That’s a great question, Miriam. And it’s really important because we captured our caregivers availability on the big board. That’s step one, step two is offering that consistent schedule for your caregivers. As I said, home care is very, very competitive. It’s very fragmented. So your market might have 10 agencies, a hundred agencies, a thousand agencies. If you have a caregiver who is working with you and they are really looking for overnight hours, and you’re only offering pay shifts or overnights here and there, it’s just a matter of time before they’re going to leave your agency for an agency across town that accepts that offers them a shift that’s better suited for their needs. So not only do you want to offer a consistent schedule, but you really have to do so quickly and you have to do so thoughtfully because our caregivers are wonderful. And they’re looking to work with clients that they love working with at times that really work with that.
Miriam Allred (12:13):[Inaudible] The next best practice that I want to highlight goes right along with that is being proactive rather than reactive. What is maybe an example of a reactive scheduler that you’ve seen and how have you fixed that with being, you know, more proactive? Wow.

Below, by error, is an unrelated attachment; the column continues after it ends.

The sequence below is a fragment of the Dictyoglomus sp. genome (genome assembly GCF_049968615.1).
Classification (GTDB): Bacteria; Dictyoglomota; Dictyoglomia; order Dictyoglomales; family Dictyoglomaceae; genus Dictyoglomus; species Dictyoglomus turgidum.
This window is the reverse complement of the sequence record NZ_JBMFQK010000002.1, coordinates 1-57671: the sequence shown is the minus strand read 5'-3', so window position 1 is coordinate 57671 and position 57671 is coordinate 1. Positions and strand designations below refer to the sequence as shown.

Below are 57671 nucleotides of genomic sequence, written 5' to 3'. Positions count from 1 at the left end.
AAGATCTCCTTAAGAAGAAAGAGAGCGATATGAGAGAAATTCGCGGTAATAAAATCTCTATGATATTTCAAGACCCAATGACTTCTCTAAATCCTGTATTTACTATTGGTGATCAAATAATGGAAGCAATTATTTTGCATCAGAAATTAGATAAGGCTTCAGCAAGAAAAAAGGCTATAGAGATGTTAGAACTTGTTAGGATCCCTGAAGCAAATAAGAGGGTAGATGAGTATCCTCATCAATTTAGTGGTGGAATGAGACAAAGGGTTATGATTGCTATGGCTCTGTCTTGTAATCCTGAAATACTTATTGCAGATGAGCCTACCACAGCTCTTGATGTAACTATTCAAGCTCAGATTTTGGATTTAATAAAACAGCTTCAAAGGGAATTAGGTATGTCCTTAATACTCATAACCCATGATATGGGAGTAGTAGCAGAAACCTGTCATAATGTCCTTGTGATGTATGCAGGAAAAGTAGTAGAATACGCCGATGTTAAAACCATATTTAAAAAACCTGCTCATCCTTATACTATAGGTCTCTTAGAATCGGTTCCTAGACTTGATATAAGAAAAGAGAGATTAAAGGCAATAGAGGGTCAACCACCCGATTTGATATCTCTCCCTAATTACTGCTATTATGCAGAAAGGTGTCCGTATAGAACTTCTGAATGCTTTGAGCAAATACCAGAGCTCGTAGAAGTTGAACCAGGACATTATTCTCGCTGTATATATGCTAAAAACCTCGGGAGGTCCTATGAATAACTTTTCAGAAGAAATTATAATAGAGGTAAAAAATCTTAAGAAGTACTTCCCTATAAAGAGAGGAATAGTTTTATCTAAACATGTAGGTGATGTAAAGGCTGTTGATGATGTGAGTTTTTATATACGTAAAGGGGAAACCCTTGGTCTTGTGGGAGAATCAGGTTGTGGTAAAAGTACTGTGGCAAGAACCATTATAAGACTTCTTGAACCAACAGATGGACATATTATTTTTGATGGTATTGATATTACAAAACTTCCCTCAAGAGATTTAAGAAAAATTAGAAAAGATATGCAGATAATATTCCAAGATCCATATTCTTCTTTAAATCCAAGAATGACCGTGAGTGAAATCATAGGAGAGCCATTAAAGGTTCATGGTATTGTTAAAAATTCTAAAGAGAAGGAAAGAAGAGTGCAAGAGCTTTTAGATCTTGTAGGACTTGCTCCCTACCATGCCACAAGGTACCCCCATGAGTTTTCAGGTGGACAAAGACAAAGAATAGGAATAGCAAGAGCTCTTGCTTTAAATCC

Brett Ringold (12:26):
I guess an example of a reactive scheduler is kind of waiting for something to happen, right? We have that client that is scheduled Monday to Friday 9:00 AM to 5:00 PM. We identify a caregiver. That’s going to be wonderful for that client’s needs. They find out about the client’s care plan. They accept the shift. And then that’s the end of that. And you’re kind of just waiting for the other shoe to drop. I think an example of being proactive is having an, a way for your caregivers to accept the shift and then confirm that they’re going to work and you want this to be done close to the time of the scheduled start time. So this could be the day before your shift is scheduled. This can be a few hours before the shift that’s scheduled. When ideally you want your caregivers to affirmatively confirm that they will be there as their, they accept the shift. This used to be very tedious. It used to take a lot of time and a lot of manual effort initially, but nowadays, most home care software has different processes in place where they send automatic shift reminders, which require accepting the shift. So that’s just one, one layer of protection that you could add to be proactive.
Miriam Allred (13:32):